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Some unconventional problems in number theory

Some unconventional problems in number theory Acta Mathematica Academiae Scientia,um Hungaricae Tomus 33 (1--2), (1979), pp. 71--80. SOME UNCONVENTIONAL PROBLEMS IN NUMBER THEORY By P. ERDOS (Budapest), member of the Academy Dedicated to the 80th birthday of my friend George Alexits In the paper, we will mostly deal with arithmetic functions, primes, divisors, sieve processes and consecutive integers. 1. Letfbe an arithmetic function. The integer n is called a barrier forfif (1) m + f(m) < n for every m < n. Perhaps I should explain why I considered (1). In the early 1950's, van Wijn- gaarden told me the following conjecture. Put al(n) = a(n), the sum of divisors of n, and ak(n) = al(a~_i(n)). Is it true that there is essentially only one sequence a~(n) (k = 1, 2, 3 .... ) ? In other words, if m and n are distinct integers, are there integers k and l such that ak(m ) = al(n ) ? Such a conjecture is usually hopeless to prove Or disprove. Selfridge and others made some computer experiments and believe that the conjecture is false. I tried to find an airthmetic function for which an analogous conjecture is true and can be proved. Putf,(n) = n + http://www.deepdyve.com/assets/images/DeepDyve-Logo-lg.png Acta Mathematica Academiae Scientiarum Hungarica Springer Journals

Some unconventional problems in number theory

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References (8)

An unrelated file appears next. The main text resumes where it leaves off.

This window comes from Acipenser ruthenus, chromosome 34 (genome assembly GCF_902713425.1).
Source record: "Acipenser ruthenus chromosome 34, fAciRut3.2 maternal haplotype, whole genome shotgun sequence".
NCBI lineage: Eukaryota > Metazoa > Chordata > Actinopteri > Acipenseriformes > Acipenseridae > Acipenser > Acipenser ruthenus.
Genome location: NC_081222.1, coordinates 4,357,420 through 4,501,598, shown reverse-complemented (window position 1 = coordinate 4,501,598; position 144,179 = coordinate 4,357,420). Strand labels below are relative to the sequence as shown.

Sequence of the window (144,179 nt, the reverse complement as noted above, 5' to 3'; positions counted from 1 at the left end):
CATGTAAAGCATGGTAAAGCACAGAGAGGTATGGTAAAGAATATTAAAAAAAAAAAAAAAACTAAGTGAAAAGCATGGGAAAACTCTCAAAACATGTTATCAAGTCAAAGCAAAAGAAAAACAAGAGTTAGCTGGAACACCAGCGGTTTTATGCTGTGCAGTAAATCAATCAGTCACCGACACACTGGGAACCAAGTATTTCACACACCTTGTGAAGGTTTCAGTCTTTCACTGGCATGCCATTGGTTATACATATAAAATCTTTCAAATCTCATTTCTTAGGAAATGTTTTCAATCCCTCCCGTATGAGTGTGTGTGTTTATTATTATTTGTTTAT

Publisher
Springer Journals
Copyright
Copyright
Subject
Mathematics; Mathematics, general
ISSN
0001-5954
eISSN
1588-2632
DOI
10.1007/BF01903382
Publisher site
See Article on Publisher Site

Abstract

Acta Mathematica Academiae Scientia,um Hungaricae Tomus 33 (1--2), (1979), pp. 71--80. SOME UNCONVENTIONAL PROBLEMS IN NUMBER THEORY By P. ERDOS (Budapest), member of the Academy Dedicated to the 80th birthday of my friend George Alexits In the paper, we will mostly deal with arithmetic functions, primes, divisors, sieve processes and consecutive integers. 1. Letfbe an arithmetic function. The integer n is called a barrier forfif (1) m + f(m) < n for every m < n. Perhaps I should explain why I considered (1). In the early 1950's, van Wijn- gaarden told me the following conjecture. Put al(n) = a(n), the sum of divisors of n, and ak(n) = al(a~_i(n)). Is it true that there is essentially only one sequence a~(n) (k = 1, 2, 3 .... ) ? In other words, if m and n are distinct integers, are there integers k and l such that ak(m ) = al(n ) ? Such a conjecture is usually hopeless to prove Or disprove. Selfridge and others made some computer experiments and believe that the conjecture is false. I tried to find an airthmetic function for which an analogous conjecture is true and can be proved. Putf,(n) = n +

Journal

Acta Mathematica Academiae Scientiarum HungaricaSpringer Journals

Published: Jun 21, 2005

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